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“It brings them so much”: The Story of a Student-led Team’s Fuel Cell Boat

Fuel Cell Boat Students

One of the most interesting use-cases of Horizon’s Fuel Cell Stacks are student-led teams competing in energy competitions or races. Students use our fuel cells in self-built race cars, boats or even airplanes capable of travelling the longest distance using the least amount of hydrogen fuel, such as in the Shell Eco-marathon. By doing this, they learn about engineering for energy efficiency as well as working in a team, with sponsors providing funding seeking to develop a pipeline of future talent.

One of the competitions where Horizon fuel cells are used is the yearly Monaco Energy Boat Challenge run by the Yacht Club of Monaco.  Here Team Nereides from the University of Technology of Troyes (UTT) use a Horizon 1000 XP fuel cell stack to power their self-built hydrogen boat. Optimized for energy efficiency in racing conditions, the Horizon 1000 XP has the perfect balance of weight, size and energy output – and its hydrogen purging frequency and duration are significantly reduced.

We were lucky enough to catch up with Léna Haouas who oversees communications for Team Nereides. Léna gave us an overview of how Team Nereides operate and what they hope to achieve this year. Read the full interview below:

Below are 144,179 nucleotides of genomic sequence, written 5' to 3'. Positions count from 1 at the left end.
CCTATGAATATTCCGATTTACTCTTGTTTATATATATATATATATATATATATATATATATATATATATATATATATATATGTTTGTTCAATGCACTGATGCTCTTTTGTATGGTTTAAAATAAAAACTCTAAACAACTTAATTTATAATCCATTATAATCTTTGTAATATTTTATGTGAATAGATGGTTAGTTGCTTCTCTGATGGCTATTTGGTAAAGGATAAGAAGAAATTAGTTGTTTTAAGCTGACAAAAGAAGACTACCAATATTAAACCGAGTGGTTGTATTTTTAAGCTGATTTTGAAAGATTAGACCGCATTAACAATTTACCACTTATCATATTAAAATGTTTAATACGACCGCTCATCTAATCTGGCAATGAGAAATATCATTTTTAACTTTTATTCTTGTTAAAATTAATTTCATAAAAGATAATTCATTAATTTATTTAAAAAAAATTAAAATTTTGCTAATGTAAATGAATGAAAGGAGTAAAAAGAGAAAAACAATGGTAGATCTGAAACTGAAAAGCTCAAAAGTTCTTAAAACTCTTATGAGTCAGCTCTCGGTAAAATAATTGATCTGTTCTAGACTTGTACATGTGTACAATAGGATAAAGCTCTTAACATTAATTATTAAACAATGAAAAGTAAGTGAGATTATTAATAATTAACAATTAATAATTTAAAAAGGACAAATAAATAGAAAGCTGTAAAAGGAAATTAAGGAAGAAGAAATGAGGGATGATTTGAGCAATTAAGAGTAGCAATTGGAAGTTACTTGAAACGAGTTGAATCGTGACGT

So, Lena, could you tell us a little bit about how you are using the Horizon 1000 XP?

We’re competing in the Monaco Energy Boat Challenge. It's a competition that takes place in Monaco, organized by the Yacht Club of Monaco. The aim of the competition is for students from all over the world to build their own boats that must be eco-friendly and then to compete and race. During this competition, we can win prizes. There’re prizes for best innovation, prizes concerning the communication for each team, which team has communicated the best.

We went to the competition last year with only 12 students. Now we’re doing it again with 27 students.

Every member of the team have different responsibilities, so it’s great for learning how to work as part of a group. One member of our team is focused on the safety of the boat. Two more students are in the hydrogen team, two more students in the cockpit team. This year we’re building a completely new hydrogen-powered boat, so our teamwork skills are really being developed.

Hydrogen Boat Fuel Cell
Hydrogen Boat Fuel Cell

 

Did you have to make any changes from last year regarding the boat?

The competition demands that we need to build our own cockpits. We actually did this from recycling materials – we salvaged an entire glider that used to be used for flying. This glider, it crashed about five or ten years ago, and it will be the cockpit of our boat. So in this way, we won't pollute by building something again, but we’re recycling materials. Also, the other thing that we will be doing this year is that we have decided to build our own motor. The transmission in the motor, we manufactured the pieces that will compose the transmission. We designed the pieces ourselves and this means they’re not only cost-free, but we are able to decide the the type of performance that we would like for the race, contrary to last year.

 

What so far has been the biggest challenge of making this boat and this whole project so far?